Home / Acne / Demystifying Acne

Demystifying Acne

Demystifying acne

Increasingly, more and more people are getting acne – a skin ailment which occurs when pores (the tiny holes on the skin) are plugged or blocked by dead skin cells and oil. The plugs blocking the pores can be seen on the skin as small spots referred to as blackheads and whiteheads. While acne is more pronounced on your face, it also occurs on your neck, shoulders, chest and back. Effective treatments for acne exist, but the condition can be dogged and take several months and even years to heal completely. Acne, especially when severe, can be distressful to the patient as bumps and pimples heal slowly. Even more annoying is the fact that when one pimple or bump goes away, others start to appear.

False beliefs and myths about acne

  • There is a widely held belief that acne is caused by stress. This is untrue.
  • It is not correct to say that taking lots of water cures acne.
  • Most people dismiss acne as a simple skin condition. Acne is, however, a complex combination of changing hormones, overgrowth of typically harmless bacteria, sebum, and inflammation. Acne is not contagious and cannot be transmitted through touching.
  • Poor hygiene does not cause acne. Indeed, too much washing is likely to worsen the condition.
  • While some people believe that sunbathing helps clear acne, there’s no evidence to support such claims.
  • There’s also the belief among some people that there’s no effective medical treatment for acne. This is wrong. There are effective medical treatments that work well when used properly.

What (not) to do when you have acne

  • Do not attempt to clean off blackheads. Skin pigmentation handles the black tip(s) of blackheads and it is not caused by dirt as some people tend to believe. As such, the black tips cannot be gotten rid off by scrubbing or washing.
  • Do not wash too much. Bathing two times a day is the norm for most persons. Use lukewarm water and mild soap. Note: using very cold or hot water is likely to worsen the condition. Also, don’t scrub hard when cleaning the acne-affected areas. Do not use exfoliating agents, cleansing granules, astringents or abrasive soaps. Excessive cleaning and scrubbing can cause more inflammation on your skin as well as worsen the acne.
  • Using antiseptic washes can be helpful.
  • Some topical preparations for acne such as creams, lotions and gels can dry your skin. If this happens to you, use water-based, fragrance-free moisturizing cream. Shun oil-rich creams or ointments because they are likely to clog the pores.

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Home / Demystifying Acne

Demystifying Acne

Demystifying acne

Increasingly, more and more people are getting acne – a skin ailment which occurs when pores (the tiny holes on the skin) are plugged or blocked by dead skin cells and oil. The plugs blocking the pores can be seen on the skin as small spots referred to as blackheads and whiteheads. While acne is more pronounced on your face, it also occurs on your neck, shoulders, chest and back. Effective treatments for acne exist, but the condition can be dogged and take several months and even years to heal completely. Acne, especially when severe, can be distressful to the patient as bumps and pimples heal slowly. Even more annoying is the fact that when one pimple or bump goes away, others start to appear.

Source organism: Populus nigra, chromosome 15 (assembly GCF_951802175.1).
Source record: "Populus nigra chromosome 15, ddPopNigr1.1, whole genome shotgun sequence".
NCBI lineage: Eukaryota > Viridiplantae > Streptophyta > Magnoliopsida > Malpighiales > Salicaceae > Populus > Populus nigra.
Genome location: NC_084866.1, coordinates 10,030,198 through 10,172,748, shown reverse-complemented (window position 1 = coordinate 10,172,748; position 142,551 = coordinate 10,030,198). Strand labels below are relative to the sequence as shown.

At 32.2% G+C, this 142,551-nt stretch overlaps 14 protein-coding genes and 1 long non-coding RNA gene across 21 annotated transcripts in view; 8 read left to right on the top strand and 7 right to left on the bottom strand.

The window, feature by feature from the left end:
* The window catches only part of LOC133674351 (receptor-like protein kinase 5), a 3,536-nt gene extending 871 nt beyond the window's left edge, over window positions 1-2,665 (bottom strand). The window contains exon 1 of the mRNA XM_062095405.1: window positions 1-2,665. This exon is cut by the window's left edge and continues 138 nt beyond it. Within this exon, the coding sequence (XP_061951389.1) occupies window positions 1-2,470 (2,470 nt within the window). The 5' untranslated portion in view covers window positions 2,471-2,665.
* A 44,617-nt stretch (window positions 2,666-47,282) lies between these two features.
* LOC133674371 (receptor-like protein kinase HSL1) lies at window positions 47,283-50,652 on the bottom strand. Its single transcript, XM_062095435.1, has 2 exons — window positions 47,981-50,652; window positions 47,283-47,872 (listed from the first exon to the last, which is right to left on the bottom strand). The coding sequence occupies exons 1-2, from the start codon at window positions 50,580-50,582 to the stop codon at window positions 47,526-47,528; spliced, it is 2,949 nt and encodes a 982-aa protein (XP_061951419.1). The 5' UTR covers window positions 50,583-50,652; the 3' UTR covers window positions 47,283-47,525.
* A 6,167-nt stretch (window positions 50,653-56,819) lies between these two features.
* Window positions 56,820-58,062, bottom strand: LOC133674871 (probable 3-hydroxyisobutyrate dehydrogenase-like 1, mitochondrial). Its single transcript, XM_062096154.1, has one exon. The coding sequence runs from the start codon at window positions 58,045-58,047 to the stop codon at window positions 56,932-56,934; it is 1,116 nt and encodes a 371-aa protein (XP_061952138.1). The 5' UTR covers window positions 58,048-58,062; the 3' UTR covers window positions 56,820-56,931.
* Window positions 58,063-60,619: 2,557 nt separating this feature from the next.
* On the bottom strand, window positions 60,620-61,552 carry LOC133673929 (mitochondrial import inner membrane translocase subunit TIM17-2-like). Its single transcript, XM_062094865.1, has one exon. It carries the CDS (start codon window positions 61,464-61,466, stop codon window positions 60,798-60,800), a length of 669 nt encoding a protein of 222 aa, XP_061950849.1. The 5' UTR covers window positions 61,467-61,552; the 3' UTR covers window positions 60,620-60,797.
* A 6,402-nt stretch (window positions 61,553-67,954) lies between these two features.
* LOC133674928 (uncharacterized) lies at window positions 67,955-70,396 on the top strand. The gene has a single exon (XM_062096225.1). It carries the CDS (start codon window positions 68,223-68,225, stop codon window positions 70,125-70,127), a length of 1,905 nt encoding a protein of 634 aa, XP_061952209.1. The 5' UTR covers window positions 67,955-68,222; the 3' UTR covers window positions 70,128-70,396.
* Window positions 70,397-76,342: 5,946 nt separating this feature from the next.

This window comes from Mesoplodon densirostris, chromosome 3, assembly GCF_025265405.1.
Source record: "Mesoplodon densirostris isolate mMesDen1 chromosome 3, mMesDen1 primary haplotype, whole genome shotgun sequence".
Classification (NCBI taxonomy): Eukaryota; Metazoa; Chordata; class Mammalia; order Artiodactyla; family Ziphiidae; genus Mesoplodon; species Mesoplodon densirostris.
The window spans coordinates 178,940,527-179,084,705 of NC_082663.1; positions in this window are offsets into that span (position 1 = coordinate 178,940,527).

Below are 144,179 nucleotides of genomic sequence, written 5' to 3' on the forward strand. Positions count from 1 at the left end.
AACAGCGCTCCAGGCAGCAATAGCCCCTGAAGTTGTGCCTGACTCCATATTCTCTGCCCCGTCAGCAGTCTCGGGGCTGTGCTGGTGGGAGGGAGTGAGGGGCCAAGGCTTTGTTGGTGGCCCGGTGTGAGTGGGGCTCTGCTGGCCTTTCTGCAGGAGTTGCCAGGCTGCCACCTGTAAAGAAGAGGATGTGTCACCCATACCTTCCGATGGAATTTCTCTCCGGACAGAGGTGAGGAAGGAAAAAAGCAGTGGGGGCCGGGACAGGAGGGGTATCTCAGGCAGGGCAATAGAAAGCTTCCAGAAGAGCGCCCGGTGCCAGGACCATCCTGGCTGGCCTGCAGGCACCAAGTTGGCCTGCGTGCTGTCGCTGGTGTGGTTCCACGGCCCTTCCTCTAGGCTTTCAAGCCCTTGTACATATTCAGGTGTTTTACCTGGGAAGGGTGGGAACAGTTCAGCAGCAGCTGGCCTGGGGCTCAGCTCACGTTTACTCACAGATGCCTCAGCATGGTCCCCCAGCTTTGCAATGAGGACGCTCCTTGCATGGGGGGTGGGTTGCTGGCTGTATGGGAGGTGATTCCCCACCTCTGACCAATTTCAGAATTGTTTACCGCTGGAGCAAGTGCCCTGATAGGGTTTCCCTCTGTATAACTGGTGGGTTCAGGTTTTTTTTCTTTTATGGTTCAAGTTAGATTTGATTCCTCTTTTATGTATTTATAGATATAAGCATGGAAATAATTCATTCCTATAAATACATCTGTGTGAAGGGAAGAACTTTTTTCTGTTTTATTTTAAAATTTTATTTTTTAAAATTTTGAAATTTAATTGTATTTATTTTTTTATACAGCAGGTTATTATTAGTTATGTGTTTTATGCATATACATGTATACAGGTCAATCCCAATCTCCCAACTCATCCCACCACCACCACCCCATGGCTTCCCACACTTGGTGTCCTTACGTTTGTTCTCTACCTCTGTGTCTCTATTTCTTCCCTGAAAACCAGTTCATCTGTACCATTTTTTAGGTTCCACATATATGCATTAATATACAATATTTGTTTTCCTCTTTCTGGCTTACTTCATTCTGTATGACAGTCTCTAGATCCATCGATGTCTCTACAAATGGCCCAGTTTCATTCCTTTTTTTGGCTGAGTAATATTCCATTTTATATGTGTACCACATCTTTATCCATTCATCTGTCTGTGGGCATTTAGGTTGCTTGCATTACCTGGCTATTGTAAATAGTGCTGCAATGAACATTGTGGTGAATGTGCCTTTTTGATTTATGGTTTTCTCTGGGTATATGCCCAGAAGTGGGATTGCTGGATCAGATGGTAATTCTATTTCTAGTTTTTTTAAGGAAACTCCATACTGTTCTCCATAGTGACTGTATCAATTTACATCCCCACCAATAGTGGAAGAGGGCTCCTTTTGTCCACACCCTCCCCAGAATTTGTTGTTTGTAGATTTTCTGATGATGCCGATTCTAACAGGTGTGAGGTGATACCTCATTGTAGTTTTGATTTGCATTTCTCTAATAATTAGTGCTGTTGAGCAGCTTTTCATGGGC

False beliefs and myths about acne

  • There is a widely held belief that acne is caused by stress. This is untrue.
  • It is not correct to say that taking lots of water cures acne.
  • Most people dismiss acne as a simple skin condition. Acne is, however, a complex combination of changing hormones, overgrowth of typically harmless bacteria, sebum, and inflammation. Acne is not contagious and cannot be transmitted through touching.
  • Poor hygiene does not cause acne. Indeed, too much washing is likely to worsen the condition.
  • While some people believe that sunbathing helps clear acne, there’s no evidence to support such claims.
  • There’s also the belief among some people that there’s no effective medical treatment for acne. This is wrong. There are effective medical treatments that work well when used properly.

What (not) to do when you have acne

  • Do not attempt to clean off blackheads. Skin pigmentation handles the black tip(s) of blackheads and it is not caused by dirt as some people tend to believe. As such, the black tips cannot be gotten rid off by scrubbing or washing.
  • Do not wash too much. Bathing two times a day is the norm for most persons. Use lukewarm water and mild soap. Note: using very cold or hot water is likely to worsen the condition. Also, don’t scrub hard when cleaning the acne-affected areas. Do not use exfoliating agents, cleansing granules, astringents or abrasive soaps. Excessive cleaning and scrubbing can cause more inflammation on your skin as well as worsen the acne.
  • Using antiseptic washes can be helpful.
  • Some topical preparations for acne such as creams, lotions and gels can dry your skin. If this happens to you, use water-based, fragrance-free moisturizing cream. Shun oil-rich creams or ointments because they are likely to clog the pores.

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